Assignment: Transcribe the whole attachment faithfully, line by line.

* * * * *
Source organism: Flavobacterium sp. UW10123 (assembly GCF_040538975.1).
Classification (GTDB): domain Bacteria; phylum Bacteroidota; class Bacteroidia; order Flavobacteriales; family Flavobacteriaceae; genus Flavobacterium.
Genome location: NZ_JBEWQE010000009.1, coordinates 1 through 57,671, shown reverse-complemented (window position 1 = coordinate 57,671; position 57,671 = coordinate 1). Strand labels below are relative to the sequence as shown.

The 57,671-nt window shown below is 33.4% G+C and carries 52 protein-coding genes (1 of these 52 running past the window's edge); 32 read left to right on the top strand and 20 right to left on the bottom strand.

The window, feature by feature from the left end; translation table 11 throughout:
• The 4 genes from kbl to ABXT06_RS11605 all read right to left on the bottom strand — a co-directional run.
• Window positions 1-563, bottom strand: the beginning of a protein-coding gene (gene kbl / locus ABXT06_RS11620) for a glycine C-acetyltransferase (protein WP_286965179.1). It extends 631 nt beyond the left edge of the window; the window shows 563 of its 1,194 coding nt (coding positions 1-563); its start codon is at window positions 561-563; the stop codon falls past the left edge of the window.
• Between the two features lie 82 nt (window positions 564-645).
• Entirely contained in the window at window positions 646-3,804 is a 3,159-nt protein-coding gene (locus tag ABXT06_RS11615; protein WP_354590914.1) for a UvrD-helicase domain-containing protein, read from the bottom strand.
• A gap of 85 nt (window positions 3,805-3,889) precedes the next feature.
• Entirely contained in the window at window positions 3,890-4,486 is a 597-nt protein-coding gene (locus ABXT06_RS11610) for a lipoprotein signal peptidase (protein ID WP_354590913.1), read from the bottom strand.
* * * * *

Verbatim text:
Source organism: Flavobacterium sp. UW10123 (assembly GCF_040538975.1).
Classification (GTDB): domain Bacteria; phylum Bacteroidota; class Bacteroidia; order Flavobacteriales; family Flavobacteriaceae; genus Flavobacterium.
Genome location: NZ_JBEWQE010000009.1, coordinates 1 through 57,671, shown reverse-complemented (window position 1 = coordinate 57,671; position 57,671 = coordinate 1). Strand labels below are relative to the sequence as shown.

The 57,671-nt window shown below is 33.4% G+C and carries 52 protein-coding genes (1 of these 52 running past the window's edge); 32 read left to right on the top strand and 20 right to left on the bottom strand.

The window, feature by feature from the left end; translation table 11 throughout:
• The 4 genes from kbl to ABXT06_RS11605 all read right to left on the bottom strand — a co-directional run.
• Window positions 1-563, bottom strand: the beginning of a protein-coding gene (gene kbl / locus ABXT06_RS11620) for a glycine C-acetyltransferase (protein WP_286965179.1). It extends 631 nt beyond the left edge of the window; the window shows 563 of its 1,194 coding nt (coding positions 1-563); its start codon is at window positions 561-563; the stop codon falls past the left edge of the window.
• Between the two features lie 82 nt (window positions 564-645).
• Entirely contained in the window at window positions 646-3,804 is a 3,159-nt protein-coding gene (locus tag ABXT06_RS11615; protein WP_354590914.1) for a UvrD-helicase domain-containing protein, read from the bottom strand.
• A gap of 85 nt (window positions 3,805-3,889) precedes the next feature.
• Entirely contained in the window at window positions 3,890-4,486 is a 597-nt protein-coding gene (locus ABXT06_RS11610) for a lipoprotein signal peptidase (protein ID WP_354590913.1), read from the bottom strand.